Video games and learning


There is a growing body of research around the links between video games and literacy and learning.

One noted scholar is Dr. James Paul Gee, from Arizona State University, who maintains that for students to be successful they have to be able to do more than read and write. They have to be able to make the transition to more complex thinking and language. He has studied what is referred to as the ‘new literacies’ and how this transition can be more easily made by using digital literacy. He has studied, among other things, the learning principles found in video gaming and how they can be applied to the classroom setting. He has written two books on the subject, What Video Games Have to Teach Us About Learning and Literacy and Good Video Games and Good Learning as well as numerous articles. His website includes thought-provoking essays and publications. You may also enjoy this video clip.

More recently Dr. Jane McGonigal, a video game developer and Director of Game Research and Development at the Institute for the Future in Palo Alto, CA has argued that if the level of engagement and commitment found with gamers can be harnessed, it can be used to make the work a better place to live in. She has written a book, Reality is Broken: Why Games Make Us Better and How They Can Change the World. Her website is a good first start to learn more as well as this recent article in the Toronto Star.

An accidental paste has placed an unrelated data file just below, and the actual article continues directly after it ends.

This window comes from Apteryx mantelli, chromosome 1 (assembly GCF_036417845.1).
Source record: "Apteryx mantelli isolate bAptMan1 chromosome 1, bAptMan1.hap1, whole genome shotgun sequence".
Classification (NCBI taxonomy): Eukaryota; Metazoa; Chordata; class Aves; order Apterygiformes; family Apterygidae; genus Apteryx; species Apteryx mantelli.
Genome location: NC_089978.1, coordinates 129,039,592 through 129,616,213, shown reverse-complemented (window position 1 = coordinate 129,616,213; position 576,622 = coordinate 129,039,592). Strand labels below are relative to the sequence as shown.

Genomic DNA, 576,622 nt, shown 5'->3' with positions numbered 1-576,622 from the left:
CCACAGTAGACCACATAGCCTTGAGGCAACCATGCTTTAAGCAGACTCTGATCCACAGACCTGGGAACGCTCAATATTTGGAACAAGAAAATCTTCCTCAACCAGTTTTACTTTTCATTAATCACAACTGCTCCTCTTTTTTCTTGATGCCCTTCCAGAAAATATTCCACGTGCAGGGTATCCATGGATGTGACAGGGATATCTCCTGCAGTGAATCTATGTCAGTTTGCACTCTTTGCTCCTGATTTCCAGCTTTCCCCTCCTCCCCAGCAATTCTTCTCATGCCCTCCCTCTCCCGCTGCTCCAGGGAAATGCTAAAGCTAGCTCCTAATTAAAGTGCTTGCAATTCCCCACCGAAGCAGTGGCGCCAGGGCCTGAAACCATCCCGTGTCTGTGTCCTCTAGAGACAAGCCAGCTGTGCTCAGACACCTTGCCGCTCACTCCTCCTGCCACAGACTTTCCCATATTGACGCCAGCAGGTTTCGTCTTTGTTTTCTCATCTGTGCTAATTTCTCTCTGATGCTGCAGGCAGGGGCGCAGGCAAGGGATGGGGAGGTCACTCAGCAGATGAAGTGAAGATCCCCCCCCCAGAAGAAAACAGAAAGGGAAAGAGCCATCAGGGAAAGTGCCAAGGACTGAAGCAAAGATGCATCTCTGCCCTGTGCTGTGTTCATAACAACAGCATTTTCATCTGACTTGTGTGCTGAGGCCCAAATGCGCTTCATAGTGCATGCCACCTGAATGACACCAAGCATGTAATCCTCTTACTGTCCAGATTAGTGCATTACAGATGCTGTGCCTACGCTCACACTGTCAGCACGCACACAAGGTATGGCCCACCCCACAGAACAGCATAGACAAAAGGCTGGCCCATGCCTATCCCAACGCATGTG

A fun video on Video Games and Learning makes the case for a melding of educational video games with fun video games to further curiosity and learning by capitalizing on tangential learning that can easily take place through gaming.

Another interesting article titled The Literacy of Gaming: What Kids Learn from Playing published in Aug 2011 provides more info about video games and learning which emphasizes the importance of parents and educators engaging kids with games in thoughful ways. While there is powerful learning potential from gaming there is no guarantee it will occur; this article examines the potential and provides recommendations.

These are just a few of the many exciting research findings that show us that there is much more to video gaming than meets the eye and encourages educators to remain open minded and creative.

Target Age
12-18 , 6-12
Current Research